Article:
Welcome to From Poverty to Power

This platform explores the latest thinking and action on international development, highlighting issues of power, politics, hope and justice. It is curated by Duncan Green and Maria Faciolince.

Latest Posts

Links I Liked

Blimey, that was quite a week. Here are a few things I managed to read in the eye of the #sausagefest-gate twitterstorm: Men asking questions in seminars – the cartoon version Raj Chetty in 14 charts: Big findings on opportunity and mobility in US. Why other African states should not follow the “Rwandan model”. Nick […]

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Untangling inequalities: why power and intersectionality are essential concepts

Guest post from Fenella Porter, Oxfam’s Gender Policy Advisor In the small and rather quirky Chapel of the House of St. Barnabas in Soho, a group of UK civil society representatives gathered together to have a conversation about inequality. After having been in many discussions recently which have struggled to extend the understanding of inequality […]

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The Perils of Male Bias: Alice Evans replies to yesterday’s ‘Sausagefest’

Yesterday’s post on Stefan Dercon‘s lecture got a lot of hits, but also some slaps for its perceived male bias. In response, Alice Evans (@_alice_evans, who memorably described Stefan’s list of top development thinkers as a ‘sausagefest’) put together this corrective account of women’s scholarship on development. Across the world, we tend to venerate men as […]

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10 top thinkers on Development, summarized in 700 words by Stefan Dercon

One of the treats of my role at LSE is luring in some great development thinkers to lecture on Friday afternoons, and then sitting in to enjoy the show. Stefan Dercon came in just before the Christmas break and was typically brilliant, witty and waspish. Particularly enjoyable from an outgoing DFID chief economist (as well […]

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If academics are serious about research impact, they need to learn from advocates

All hail FP2P-reading nerds! Completing the round up of top posts from last year, the most read from 2017 is on research impact. Here’s the original for a lot of comments, many of them heaping scorn on me for being so out of touch – always a treat.  As someone who works for both Oxfam and […]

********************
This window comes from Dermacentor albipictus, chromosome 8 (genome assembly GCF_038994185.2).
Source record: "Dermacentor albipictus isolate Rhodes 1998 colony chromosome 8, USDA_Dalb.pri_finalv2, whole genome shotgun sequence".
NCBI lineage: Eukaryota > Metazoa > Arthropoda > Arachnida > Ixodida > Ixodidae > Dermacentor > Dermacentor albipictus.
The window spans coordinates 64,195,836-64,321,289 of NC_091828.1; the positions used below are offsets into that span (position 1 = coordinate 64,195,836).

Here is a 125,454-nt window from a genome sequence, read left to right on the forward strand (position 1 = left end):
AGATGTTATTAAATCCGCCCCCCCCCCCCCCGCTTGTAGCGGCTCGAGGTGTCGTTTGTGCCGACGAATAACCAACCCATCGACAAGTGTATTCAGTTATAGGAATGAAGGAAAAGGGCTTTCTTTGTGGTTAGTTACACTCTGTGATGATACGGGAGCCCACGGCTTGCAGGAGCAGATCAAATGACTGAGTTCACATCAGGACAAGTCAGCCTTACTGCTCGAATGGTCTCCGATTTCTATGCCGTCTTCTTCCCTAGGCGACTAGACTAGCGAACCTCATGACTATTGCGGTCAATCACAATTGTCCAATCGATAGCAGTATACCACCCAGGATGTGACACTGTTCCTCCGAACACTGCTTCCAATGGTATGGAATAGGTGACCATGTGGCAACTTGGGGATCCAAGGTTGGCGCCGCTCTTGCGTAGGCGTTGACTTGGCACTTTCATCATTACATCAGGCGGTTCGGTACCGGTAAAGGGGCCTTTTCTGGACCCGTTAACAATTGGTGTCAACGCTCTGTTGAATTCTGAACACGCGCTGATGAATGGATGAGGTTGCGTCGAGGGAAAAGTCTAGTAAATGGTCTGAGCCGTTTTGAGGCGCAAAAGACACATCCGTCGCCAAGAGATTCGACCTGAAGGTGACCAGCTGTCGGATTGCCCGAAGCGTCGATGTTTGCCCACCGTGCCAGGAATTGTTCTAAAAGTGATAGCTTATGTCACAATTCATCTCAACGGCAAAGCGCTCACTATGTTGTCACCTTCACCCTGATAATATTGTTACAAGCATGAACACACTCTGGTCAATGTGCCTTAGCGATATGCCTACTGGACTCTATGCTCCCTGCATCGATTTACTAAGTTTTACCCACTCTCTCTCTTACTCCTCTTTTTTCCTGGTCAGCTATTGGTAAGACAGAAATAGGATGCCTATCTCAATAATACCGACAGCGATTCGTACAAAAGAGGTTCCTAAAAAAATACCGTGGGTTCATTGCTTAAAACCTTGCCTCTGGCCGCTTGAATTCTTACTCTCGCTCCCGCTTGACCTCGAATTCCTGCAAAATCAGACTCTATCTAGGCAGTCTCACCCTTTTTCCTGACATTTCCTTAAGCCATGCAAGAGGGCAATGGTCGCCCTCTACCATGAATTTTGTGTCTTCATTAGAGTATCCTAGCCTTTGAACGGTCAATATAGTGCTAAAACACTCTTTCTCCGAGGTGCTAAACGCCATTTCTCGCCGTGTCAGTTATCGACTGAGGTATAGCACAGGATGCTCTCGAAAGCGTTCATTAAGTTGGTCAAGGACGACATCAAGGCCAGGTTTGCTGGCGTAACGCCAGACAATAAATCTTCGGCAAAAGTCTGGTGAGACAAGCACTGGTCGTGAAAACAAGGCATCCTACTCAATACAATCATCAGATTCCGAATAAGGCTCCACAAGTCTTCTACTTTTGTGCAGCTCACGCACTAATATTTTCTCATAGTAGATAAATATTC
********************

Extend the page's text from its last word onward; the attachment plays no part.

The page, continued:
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The Unvarnished Project Cycle

Continuing the most-read FP2P posts from 2017, in reverse order. Here’s the runner up. Click on the original to see the comments. This is genius from Lisa McNally – feel free to suggest further improvements And I guess this is the exec sum, although it’s actually a very optimistic version, in that ‘what happened’ ends up […]

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$15bn is spent every year on training, with disappointing results. Why the aid industry needs to rethink ‘capacity building’.

The most read posts from 2017, in reverse order. Number 3 is a guest post from Lisa Denney of ODI. Check out the original if you want to read the comments. Every year a quarter of international aid – approximately US$15 billion globally – is spent on capacity development. That is, on sending technical assistants to work in ministries or civil […]

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Want to ensure your research influences policy? Top advice from a Foreign Office insider.

The most read posts from 2017, in reverse order. Here’s number 4. Check out the original if you want to read the comments. The conference on ‘Protracted Conflict, Aid and Development’ that I wrote about on Friday was funded by the Global Challenges Research Fund, a massive (£1.5bn) UK research programme that is funding, among other things, the LSE’s […]

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Aidspeak: some of your best/worst responses to my call for examples

I’m on holiday for the first week of 2018, trying to see the Northern Lights in Norway. In the meantime, here are the most-read posts from 2017, in reverse order starting with number 5. Here’s the original if you want to read the comments Well you took a few hours to get started in response […]

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Links I Liked

Welcome back, those who’ve been away. The twittersphere never stops, so here’s some random links to help you catch up. 48 superimposed photos of the sun, taken during a year, one per week, in the same place and time, in the Cathedral of Burgos. The highest point is the summer solstice and the lowest is […]

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See you in 2018 people, and please wish me luck in Tromso

Got a bunch of things to get finished before Christmas, and judging from the falling number of blog readers (thanks, Google Analytics), so has everyone else. So for everyone’s sake, I’m calling a blog break til the New Year. After Christmas I’ll be heading off to the top of Norway to try and see the […]

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Why is Support for Women’s Rights Rising Fastest in the World’s Cities?

Guest post by Alice Evans Support for gender equality is rising, globally. People increasingly champion girls’ education, women’s employment, and leadership. Scholars have suggested several explanations for this trend: (a) the growing availability of contraceptives (enabling women to delay motherhood and marriage); (b) domestic appliances (reducing the volume of care work); (c) cuts in men’s […]

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Managed and curated by

Duncan Green

Duncan is strategic adviser for Oxfam GB, author of ‘How Change Happens’ and Professor in Practice at the London School of Economics.

Maria Faciolince

Maria is an anthropologist, activist - researcher and multimedia communicator working with Oxfam GB.